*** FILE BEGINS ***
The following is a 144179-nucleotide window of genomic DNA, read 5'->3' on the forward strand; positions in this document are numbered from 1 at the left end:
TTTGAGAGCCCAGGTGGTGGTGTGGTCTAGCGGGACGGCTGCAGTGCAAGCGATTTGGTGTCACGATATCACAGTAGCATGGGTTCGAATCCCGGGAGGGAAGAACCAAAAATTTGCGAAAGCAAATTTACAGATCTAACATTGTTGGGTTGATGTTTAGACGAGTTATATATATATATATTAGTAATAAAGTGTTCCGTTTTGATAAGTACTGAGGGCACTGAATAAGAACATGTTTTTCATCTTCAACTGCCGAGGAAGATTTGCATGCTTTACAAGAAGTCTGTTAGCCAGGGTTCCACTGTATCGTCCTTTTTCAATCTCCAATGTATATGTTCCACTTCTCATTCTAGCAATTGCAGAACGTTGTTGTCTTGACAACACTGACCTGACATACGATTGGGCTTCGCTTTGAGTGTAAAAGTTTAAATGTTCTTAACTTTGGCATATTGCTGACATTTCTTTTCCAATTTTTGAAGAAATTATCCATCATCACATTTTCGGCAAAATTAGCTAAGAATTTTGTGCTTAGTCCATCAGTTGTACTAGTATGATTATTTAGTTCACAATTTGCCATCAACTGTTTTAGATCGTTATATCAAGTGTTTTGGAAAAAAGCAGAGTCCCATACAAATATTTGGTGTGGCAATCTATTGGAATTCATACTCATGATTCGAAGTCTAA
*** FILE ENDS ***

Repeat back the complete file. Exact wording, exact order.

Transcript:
The following is a 144179-nucleotide window of genomic DNA, read 5'->3' on the forward strand; positions in this document are numbered from 1 at the left end:
TTTGAGAGCCCAGGTGGTGGTGTGGTCTAGCGGGACGGCTGCAGTGCAAGCGATTTGGTGTCACGATATCACAGTAGCATGGGTTCGAATCCCGGGAGGGAAGAACCAAAAATTTGCGAAAGCAAATTTACAGATCTAACATTGTTGGGTTGATGTTTAGACGAGTTATATATATATATATTAGTAATAAAGTGTTCCGTTTTGATAAGTACTGAGGGCACTGAATAAGAACATGTTTTTCATCTTCAACTGCCGAGGAAGATTTGCATGCTTTACAAGAAGTCTGTTAGCCAGGGTTCCACTGTATCGTCCTTTTTCAATCTCCAATGTATATGTTCCACTTCTCATTCTAGCAATTGCAGAACGTTGTTGTCTTGACAACACTGACCTGACATACGATTGGGCTTCGCTTTGAGTGTAAAAGTTTAAATGTTCTTAACTTTGGCATATTGCTGACATTTCTTTTCCAATTTTTGAAGAAATTATCCATCATCACATTTTCGGCAAAATTAGCTAAGAATTTTGTGCTTAGTCCATCAGTTGTACTAGTATGATTATTTAGTTCACAATTTGCCATCAACTGTTTTAGATCGTTATATCAAGTGTTTTGGAAAAAAGCAGAGTCCCATACAAATATTTGGTGTGGCAATCTATTGGAATTCATACTCATGATTCGAAGTCTAA